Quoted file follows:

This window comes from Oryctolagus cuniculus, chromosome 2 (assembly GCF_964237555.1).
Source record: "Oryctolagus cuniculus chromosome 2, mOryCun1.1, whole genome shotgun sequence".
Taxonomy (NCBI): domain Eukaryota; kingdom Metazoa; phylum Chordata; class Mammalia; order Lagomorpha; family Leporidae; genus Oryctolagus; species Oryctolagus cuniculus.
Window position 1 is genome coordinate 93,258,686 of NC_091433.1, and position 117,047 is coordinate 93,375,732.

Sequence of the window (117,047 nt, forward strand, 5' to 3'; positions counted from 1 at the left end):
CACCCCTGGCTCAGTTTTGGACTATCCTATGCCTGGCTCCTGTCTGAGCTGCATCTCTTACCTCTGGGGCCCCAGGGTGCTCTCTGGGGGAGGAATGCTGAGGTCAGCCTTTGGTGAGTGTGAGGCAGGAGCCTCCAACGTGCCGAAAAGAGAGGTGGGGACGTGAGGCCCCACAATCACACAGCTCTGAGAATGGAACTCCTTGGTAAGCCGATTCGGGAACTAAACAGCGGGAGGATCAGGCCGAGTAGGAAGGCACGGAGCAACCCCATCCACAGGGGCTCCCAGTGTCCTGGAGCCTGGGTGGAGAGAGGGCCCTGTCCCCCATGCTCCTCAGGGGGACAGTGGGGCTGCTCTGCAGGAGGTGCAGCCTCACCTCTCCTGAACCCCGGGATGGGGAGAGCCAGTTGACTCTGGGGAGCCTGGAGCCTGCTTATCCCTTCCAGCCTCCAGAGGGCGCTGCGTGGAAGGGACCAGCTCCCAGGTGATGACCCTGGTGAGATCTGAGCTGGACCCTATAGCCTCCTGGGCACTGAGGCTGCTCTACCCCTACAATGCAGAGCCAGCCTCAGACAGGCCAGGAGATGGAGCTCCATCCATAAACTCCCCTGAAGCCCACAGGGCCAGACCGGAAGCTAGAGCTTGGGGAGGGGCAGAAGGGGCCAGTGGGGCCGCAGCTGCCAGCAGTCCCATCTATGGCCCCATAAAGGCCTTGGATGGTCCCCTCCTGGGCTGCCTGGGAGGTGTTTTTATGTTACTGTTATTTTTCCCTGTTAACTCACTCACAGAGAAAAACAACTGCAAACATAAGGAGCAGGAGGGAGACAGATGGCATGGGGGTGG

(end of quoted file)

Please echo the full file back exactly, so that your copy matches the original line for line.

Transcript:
This window comes from Oryctolagus cuniculus, chromosome 2 (assembly GCF_964237555.1).
Source record: "Oryctolagus cuniculus chromosome 2, mOryCun1.1, whole genome shotgun sequence".
Taxonomy (NCBI): domain Eukaryota; kingdom Metazoa; phylum Chordata; class Mammalia; order Lagomorpha; family Leporidae; genus Oryctolagus; species Oryctolagus cuniculus.
Window position 1 is genome coordinate 93,258,686 of NC_091433.1, and position 117,047 is coordinate 93,375,732.

Sequence of the window (117,047 nt, forward strand, 5' to 3'; positions counted from 1 at the left end):
CACCCCTGGCTCAGTTTTGGACTATCCTATGCCTGGCTCCTGTCTGAGCTGCATCTCTTACCTCTGGGGCCCCAGGGTGCTCTCTGGGGGAGGAATGCTGAGGTCAGCCTTTGGTGAGTGTGAGGCAGGAGCCTCCAACGTGCCGAAAAGAGAGGTGGGGACGTGAGGCCCCACAATCACACAGCTCTGAGAATGGAACTCCTTGGTAAGCCGATTCGGGAACTAAACAGCGGGAGGATCAGGCCGAGTAGGAAGGCACGGAGCAACCCCATCCACAGGGGCTCCCAGTGTCCTGGAGCCTGGGTGGAGAGAGGGCCCTGTCCCCCATGCTCCTCAGGGGGACAGTGGGGCTGCTCTGCAGGAGGTGCAGCCTCACCTCTCCTGAACCCCGGGATGGGGAGAGCCAGTTGACTCTGGGGAGCCTGGAGCCTGCTTATCCCTTCCAGCCTCCAGAGGGCGCTGCGTGGAAGGGACCAGCTCCCAGGTGATGACCCTGGTGAGATCTGAGCTGGACCCTATAGCCTCCTGGGCACTGAGGCTGCTCTACCCCTACAATGCAGAGCCAGCCTCAGACAGGCCAGGAGATGGAGCTCCATCCATAAACTCCCCTGAAGCCCACAGGGCCAGACCGGAAGCTAGAGCTTGGGGAGGGGCAGAAGGGGCCAGTGGGGCCGCAGCTGCCAGCAGTCCCATCTATGGCCCCATAAAGGCCTTGGATGGTCCCCTCCTGGGCTGCCTGGGAGGTGTTTTTATGTTACTGTTATTTTTCCCTGTTAACTCACTCACAGAGAAAAACAACTGCAAACATAAGGAGCAGGAGGGAGACAGATGGCATGGGGGTGG